I am going to tell a story and then calculate the probability of part of it happening. Really, it’s just an excuse for me to put this online (since no one got hurt).

My parents have this house on a lake, but it is really hilly. There is a dock down there, but it is like a bajillion stairs to get there. Good for exercise, bad for carrying a cooler full of beer (and ice). I don’t know where he found about it, but my Dad got these guys from Minnesota to install this tram thingy. Basically it’s a little train car with benches that rides down on two rails to the dock below. The thing is powered from a mounted electric motor at the top of the hill. It is not some huge thing.

Anyway, the lake had been REAL low on water and recently it had rained a lot. Their boat had already been stuck under the dock from the rise water the week before and it had just rained. So, my parents took the tram down to check on the boat. Half way down, the tram stopped working. It turns out that it was due to a power failure, but they didn’t know that. There they were, stuck. They decided to make their way down the hill (it is really steep and slippery). My Mom made it down, but my Dad was going down holding on the rails. He decided (don’t know why) to go in between the two rails. After slipping, he slid down the hill on his stomach until he became wedged underneath one of the cross bars connecting the two rails. After various attempts to free himself, they had to call the fire department. Good job fire department, job well done. Of that left my Mom to have to explain to the all the neighbors why the fire department was there.

Now on to probability. My father was thinking about how to prevent this in the future, but the question is: how likely is this to happen?

Essentially, two things have to happen at the same time. Someone has to be in the tram (going up or down) AND the power has to go out during that trip. If the power went out before or after the trip, you could just take the stairs and get some exercise (and not get stuck).

**Disclaimer:** Probability is not my strong suit. I often mess these things up. The probability of two events occurring at the same time is the product of their individual probabilities. So, the next step is the estimate the probability of 1) being on the tram and 2) having the power go out.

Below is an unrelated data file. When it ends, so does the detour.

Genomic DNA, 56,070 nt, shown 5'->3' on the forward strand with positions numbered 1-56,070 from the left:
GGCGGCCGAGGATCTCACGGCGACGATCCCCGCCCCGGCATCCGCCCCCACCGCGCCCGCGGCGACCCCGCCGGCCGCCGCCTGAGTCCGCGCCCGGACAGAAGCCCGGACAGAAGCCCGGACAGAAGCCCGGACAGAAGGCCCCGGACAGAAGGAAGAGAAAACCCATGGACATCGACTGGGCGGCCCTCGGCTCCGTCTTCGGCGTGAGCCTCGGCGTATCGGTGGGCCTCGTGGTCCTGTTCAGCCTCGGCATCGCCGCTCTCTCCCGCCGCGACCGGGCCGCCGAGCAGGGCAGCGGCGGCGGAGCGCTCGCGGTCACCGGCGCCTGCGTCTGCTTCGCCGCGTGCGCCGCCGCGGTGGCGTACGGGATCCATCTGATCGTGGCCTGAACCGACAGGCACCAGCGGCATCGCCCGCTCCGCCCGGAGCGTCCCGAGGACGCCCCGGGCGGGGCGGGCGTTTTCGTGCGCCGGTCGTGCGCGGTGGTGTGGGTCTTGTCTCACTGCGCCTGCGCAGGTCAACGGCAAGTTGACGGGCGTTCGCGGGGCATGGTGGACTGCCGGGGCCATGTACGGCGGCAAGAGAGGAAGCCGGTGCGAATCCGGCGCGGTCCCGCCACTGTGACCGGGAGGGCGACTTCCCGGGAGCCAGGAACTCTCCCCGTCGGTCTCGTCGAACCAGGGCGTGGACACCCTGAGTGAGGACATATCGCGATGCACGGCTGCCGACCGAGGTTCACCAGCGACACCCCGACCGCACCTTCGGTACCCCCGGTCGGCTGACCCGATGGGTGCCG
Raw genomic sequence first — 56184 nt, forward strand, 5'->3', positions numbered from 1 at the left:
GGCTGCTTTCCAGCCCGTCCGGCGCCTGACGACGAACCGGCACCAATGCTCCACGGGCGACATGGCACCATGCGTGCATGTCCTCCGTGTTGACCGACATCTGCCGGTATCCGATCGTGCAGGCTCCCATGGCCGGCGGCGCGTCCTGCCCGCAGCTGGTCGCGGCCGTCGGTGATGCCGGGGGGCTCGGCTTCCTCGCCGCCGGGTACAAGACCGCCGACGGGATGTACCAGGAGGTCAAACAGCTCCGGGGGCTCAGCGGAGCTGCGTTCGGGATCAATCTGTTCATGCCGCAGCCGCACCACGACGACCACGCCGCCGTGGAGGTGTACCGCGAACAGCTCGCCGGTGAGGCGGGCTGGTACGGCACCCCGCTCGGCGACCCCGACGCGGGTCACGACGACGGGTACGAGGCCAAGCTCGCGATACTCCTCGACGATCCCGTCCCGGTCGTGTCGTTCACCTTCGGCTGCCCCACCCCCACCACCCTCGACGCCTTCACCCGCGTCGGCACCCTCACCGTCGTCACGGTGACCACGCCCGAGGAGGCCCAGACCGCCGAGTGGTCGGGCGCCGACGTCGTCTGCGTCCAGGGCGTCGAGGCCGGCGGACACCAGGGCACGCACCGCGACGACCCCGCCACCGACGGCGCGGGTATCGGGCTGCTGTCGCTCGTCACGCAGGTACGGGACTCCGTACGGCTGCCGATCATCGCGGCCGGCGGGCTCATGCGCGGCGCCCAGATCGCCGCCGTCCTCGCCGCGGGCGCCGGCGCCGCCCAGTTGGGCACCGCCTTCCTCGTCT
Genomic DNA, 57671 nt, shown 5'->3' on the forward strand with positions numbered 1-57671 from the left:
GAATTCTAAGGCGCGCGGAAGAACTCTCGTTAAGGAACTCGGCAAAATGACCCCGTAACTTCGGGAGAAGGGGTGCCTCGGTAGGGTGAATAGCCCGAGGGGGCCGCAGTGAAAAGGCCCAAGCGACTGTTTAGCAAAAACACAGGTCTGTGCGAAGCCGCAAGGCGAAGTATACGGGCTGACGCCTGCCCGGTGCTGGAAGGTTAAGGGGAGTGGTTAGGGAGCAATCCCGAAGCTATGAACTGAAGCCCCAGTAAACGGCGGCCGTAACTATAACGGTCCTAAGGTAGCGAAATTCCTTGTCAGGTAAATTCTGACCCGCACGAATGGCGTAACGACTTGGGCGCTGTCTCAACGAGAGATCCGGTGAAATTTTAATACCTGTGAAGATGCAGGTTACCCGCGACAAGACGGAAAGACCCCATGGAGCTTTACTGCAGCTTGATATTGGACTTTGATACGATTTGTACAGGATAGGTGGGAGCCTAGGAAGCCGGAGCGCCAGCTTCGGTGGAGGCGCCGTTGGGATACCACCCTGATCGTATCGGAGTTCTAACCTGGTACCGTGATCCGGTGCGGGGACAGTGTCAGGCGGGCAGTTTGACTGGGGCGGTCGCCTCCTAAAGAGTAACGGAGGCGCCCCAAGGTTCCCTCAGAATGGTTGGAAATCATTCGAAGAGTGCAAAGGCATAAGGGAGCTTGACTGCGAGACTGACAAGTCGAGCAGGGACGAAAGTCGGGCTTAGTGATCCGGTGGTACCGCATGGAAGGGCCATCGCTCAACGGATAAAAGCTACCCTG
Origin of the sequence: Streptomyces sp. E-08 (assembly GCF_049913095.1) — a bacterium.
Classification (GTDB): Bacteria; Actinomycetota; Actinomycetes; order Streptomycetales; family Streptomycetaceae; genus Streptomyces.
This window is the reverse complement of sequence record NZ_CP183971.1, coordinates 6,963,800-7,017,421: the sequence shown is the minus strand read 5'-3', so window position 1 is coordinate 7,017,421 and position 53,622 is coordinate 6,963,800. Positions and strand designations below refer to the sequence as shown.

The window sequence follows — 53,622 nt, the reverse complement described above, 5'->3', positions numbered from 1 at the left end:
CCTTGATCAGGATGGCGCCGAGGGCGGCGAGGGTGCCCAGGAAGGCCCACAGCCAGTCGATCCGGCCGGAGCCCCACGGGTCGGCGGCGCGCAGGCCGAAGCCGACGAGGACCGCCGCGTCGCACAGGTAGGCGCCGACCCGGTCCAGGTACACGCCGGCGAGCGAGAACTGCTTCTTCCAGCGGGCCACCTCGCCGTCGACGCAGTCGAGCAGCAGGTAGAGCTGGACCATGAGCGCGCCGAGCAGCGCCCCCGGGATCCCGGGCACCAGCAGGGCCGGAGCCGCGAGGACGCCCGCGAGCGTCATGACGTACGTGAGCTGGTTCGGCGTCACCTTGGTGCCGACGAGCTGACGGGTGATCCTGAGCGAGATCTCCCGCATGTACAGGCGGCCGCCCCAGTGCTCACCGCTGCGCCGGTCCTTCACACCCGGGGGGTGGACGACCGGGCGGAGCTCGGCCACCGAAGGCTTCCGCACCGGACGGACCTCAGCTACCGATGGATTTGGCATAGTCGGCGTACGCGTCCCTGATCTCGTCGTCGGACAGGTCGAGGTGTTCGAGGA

I am going to have to really just ball park this first one. I estimate that it takes about 3 minutes for the tram to make a trip down to the lake and 3 minutes back up. How often does someone use this tram? Well, in the summer it is used much more than in the winter. I am going to estimate an average of 3 trips (up and down) per week. This gives a total of about 156 round trips per year. The total time per year on the tram is 156*(6 min) = 936 minutes. What is the probability of being in the tram?

Note that there are about 5.26 x 10^{5} minutes in a year.

Now for the probability of the power going out. I don’t need to know how long the power is out, just the probability of it going out. I am going to completely ball park that the power goes out 3 times a year. This maybe high, but oh well. I am not sure how to break this down. Maybe I should say 3 days out of the year so that the probability of the power going out is 3/365 = 0.008. So, the probability of these two things happening at the same time would be:

I don’t feel comfortable with this answer. I think I have calculated the probability that you will be on the tram on the same DAY the power goes out. Not the same time. Maybe if I gave a time interval for the power to go out. Suppose it takes 1 second for the power to go out. This would drastically change the probability of power failure to:

I am not too happy with this either. It seems I could arbitrarily choose any time interval and get all sorts of different probabilities. I told you I am not too good with probabilities. If this last probability is used, this means that the probability of getting stuck would be 1.68 x 10^{-10}. That is pretty small. Remember, the whole point of this calculation was just to tell the story.

**UPDATE:** I was incorrect. See the comments below. Thank you commenters for your help.